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Phillips 66 has quietly bought back over 5% of its stock since spinning off from Conoco in the middle of 2012.

The company is aggressively investing in midstream projects to boost production.

At 23%, the dividend payout ratio is still quite low and has room to expand in the next few years.

The best friend of the dividend growth investor is a high-quality company that is both growing earnings at a high rate and raising its payout ratio to reflect its increasing maturity. Those types of companies are generally difficult to find ahead of time, but Phillips 66 (NYSE:PSX) seems to be a ripe candidate for consideration.

CEO Greg Garland seems to be doing an excellent job of making it clear that I'm a bonehead for trading in my Phillips 66 shares for more Conoco (NYSE:COP) shares after the 2012 spin-off. Since becoming independent, he has been able to work wonders at improving the company's operating margins by engaging in cash-cow projects and following intelligent hedging strategies. The operating margins have increased 15%, from 9.1% to 10.5% since the middle of 2012, giving the company power to quietly buy back shares with the excess cash flow on hand.

When Phillips 66 became a publicly traded company in the middle of 2012, the company had 623 million shares outstanding. Now, it's already down to 590 million shares. That quick reduction of 5.29% of the shares outstanding is a nice augment that gives the company a running start in achieving at least 10% annual returns.

A principal source of optimism for Phillips 66's future growth are plans to significantly increase midstream projects. The Business Wire report gave a nice summary:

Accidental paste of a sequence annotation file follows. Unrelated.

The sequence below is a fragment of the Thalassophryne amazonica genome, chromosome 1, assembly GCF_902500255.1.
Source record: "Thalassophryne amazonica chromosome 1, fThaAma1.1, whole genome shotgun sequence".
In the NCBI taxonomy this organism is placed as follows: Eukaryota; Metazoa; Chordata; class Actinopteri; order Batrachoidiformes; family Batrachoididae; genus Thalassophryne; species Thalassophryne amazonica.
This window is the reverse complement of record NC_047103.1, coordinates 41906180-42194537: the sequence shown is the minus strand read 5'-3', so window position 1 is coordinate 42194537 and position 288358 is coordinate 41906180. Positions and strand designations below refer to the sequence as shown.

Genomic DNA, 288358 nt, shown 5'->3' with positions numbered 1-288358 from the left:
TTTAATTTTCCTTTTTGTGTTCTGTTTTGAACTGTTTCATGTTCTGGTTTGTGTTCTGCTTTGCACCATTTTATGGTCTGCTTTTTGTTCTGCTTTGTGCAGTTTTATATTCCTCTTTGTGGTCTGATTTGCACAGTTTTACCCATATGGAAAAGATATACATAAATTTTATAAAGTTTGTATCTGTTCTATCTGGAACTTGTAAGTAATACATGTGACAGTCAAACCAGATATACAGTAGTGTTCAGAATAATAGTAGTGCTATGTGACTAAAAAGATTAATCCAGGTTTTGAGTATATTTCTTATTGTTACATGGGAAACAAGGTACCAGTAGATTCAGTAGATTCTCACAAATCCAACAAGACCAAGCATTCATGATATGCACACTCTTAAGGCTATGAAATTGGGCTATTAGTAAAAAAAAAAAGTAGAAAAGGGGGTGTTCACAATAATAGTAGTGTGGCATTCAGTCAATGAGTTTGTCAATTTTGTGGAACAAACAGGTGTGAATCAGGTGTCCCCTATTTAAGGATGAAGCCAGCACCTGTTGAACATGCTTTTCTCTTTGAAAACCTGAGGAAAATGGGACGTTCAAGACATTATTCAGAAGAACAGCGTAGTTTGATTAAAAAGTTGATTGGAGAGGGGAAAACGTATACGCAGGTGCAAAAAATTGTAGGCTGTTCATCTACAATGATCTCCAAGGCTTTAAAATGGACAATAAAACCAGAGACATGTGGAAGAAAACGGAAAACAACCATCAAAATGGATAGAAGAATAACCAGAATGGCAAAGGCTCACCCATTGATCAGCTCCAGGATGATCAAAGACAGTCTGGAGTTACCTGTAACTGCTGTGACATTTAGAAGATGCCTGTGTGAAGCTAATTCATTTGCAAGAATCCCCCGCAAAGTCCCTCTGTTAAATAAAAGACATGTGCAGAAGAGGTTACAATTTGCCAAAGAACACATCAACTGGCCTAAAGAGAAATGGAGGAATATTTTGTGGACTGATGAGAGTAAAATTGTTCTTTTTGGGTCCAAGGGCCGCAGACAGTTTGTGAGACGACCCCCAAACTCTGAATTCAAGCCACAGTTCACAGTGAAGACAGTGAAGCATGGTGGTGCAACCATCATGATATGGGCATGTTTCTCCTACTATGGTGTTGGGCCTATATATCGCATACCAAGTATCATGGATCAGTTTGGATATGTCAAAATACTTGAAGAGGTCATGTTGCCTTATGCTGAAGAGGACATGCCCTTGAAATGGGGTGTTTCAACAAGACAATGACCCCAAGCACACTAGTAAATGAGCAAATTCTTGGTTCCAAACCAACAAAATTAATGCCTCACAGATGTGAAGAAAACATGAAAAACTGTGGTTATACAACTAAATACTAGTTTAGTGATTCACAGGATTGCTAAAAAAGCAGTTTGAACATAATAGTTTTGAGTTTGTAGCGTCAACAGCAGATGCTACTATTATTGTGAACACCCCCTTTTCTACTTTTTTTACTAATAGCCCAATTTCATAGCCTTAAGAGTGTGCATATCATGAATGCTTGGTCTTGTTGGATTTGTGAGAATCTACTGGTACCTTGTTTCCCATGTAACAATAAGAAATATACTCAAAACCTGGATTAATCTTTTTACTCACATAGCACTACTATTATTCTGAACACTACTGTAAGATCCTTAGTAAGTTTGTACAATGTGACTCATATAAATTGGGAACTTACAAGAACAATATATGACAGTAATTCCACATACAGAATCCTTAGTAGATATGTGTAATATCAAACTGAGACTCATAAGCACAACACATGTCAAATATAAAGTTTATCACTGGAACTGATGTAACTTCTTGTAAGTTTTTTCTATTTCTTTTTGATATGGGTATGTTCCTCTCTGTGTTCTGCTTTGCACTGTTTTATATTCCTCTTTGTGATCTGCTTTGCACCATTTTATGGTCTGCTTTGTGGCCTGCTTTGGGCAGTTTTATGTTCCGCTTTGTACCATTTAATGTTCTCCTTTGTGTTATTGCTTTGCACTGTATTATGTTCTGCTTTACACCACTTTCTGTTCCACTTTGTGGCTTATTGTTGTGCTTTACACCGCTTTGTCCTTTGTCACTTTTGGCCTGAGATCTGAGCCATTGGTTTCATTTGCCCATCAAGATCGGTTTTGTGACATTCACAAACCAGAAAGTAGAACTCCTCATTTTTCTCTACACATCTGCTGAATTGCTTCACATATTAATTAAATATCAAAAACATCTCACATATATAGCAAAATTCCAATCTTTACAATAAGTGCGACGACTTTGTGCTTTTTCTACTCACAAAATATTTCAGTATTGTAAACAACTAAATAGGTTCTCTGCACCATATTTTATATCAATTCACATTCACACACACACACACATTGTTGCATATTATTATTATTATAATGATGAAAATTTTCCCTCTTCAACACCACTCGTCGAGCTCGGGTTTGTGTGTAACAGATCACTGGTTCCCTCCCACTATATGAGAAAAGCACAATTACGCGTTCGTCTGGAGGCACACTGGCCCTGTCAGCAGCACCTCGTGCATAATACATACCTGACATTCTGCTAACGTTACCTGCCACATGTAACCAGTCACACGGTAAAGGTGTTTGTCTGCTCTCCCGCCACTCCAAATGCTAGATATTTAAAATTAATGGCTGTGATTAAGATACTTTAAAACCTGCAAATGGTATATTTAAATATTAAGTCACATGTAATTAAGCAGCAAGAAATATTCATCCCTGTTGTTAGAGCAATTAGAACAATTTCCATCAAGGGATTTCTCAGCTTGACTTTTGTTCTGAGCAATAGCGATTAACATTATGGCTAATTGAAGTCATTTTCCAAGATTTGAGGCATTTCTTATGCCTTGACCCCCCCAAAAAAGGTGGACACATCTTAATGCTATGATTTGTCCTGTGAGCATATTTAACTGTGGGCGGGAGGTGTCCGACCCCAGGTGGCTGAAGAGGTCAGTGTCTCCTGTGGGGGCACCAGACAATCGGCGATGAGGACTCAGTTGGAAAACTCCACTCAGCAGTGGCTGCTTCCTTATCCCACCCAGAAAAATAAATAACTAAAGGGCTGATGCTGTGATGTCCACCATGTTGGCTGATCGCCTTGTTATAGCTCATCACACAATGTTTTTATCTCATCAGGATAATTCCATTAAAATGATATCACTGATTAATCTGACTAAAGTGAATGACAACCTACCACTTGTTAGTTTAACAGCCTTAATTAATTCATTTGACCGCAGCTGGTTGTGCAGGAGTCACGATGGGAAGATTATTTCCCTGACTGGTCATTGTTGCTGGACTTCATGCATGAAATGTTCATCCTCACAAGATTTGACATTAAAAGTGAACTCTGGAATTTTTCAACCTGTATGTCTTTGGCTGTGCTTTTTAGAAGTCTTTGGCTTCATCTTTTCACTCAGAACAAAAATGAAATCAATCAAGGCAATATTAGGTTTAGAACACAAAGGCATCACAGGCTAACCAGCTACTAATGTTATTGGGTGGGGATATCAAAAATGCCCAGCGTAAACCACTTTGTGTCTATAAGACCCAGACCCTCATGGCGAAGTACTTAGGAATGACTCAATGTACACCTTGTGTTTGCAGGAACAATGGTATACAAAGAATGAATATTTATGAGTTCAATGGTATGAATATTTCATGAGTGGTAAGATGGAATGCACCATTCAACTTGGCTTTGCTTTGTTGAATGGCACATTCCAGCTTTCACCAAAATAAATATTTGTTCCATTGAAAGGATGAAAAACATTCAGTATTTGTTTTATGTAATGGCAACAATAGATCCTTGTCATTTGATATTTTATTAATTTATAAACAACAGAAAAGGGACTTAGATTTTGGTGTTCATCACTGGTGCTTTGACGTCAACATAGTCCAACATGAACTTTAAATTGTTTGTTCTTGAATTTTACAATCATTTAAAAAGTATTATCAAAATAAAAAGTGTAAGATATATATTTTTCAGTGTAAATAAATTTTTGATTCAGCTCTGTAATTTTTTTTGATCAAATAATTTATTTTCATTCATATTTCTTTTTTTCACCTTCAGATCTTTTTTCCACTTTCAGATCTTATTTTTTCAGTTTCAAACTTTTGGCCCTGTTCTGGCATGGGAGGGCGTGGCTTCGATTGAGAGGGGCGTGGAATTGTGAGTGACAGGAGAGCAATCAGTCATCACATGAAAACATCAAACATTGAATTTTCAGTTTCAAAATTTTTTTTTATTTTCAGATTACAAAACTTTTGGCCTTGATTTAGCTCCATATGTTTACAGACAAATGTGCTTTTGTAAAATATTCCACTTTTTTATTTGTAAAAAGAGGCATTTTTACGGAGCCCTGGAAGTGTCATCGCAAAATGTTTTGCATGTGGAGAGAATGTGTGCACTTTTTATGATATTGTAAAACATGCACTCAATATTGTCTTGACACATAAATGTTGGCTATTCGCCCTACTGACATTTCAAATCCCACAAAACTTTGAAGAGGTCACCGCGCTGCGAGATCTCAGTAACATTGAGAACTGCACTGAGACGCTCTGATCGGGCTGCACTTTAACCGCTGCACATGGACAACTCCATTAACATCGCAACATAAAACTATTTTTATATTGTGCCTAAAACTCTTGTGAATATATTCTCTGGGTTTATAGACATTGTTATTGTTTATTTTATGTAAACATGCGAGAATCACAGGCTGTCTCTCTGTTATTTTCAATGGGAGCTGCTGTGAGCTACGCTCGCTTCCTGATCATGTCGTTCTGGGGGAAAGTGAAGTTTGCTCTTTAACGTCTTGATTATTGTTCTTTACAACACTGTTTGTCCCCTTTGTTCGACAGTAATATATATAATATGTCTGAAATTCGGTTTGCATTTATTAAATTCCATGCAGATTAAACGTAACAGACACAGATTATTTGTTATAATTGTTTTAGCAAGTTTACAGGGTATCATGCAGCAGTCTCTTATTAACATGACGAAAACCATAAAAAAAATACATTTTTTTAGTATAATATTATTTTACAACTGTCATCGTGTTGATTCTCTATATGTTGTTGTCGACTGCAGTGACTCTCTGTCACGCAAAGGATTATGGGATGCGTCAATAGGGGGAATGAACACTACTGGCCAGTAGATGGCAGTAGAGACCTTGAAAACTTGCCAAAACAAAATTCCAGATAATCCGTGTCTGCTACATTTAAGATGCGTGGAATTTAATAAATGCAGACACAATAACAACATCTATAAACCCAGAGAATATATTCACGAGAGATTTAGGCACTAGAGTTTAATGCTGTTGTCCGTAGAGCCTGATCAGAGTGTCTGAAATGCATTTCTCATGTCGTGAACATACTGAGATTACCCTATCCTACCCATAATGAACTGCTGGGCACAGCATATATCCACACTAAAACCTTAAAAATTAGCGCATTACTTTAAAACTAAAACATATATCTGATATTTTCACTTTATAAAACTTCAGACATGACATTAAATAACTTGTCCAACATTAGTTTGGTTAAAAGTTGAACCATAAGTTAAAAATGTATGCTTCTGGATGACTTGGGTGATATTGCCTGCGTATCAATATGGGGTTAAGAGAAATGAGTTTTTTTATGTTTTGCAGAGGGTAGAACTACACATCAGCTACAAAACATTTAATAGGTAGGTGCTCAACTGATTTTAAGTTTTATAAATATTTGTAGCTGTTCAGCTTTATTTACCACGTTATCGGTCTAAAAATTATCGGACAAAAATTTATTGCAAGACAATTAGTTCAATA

Phillips 66 announces plans for $2.7 billion of capital expenditures in 2014, approximately 40 percent higher than its 2013 capital target. The increased spending reflects the company's strategy to grow its Midstream segment. Including the company's share of expected capital spending by joint ventures DCP Midstream, Chevron Phillips Chemical Company (CPChem) and WRB Refining, its total 2014 capital program is expected to be $4.6 billion.

In Midstream, Phillips 66 plans $1.4 billion of investment in its Natural Gas Liquids (NGL) Operations and Transportation business lines. This represents an increase of more than $800 million over 2013. In 2014, the company expects to begin construction of a 100,000 barrel-per-day NGL fractionator and a 4.4 million-barrel-per-month liquefied petroleum gas export terminal on the U.S. Gulf Coast. In addition, several rail offloading facilities and other crude handling projects will increase the company's access to advantaged refining feedstocks. Phillips 66 Transportation is also developing pipeline expansion and connection projects that will grow capacity and allow for greater refined product exports.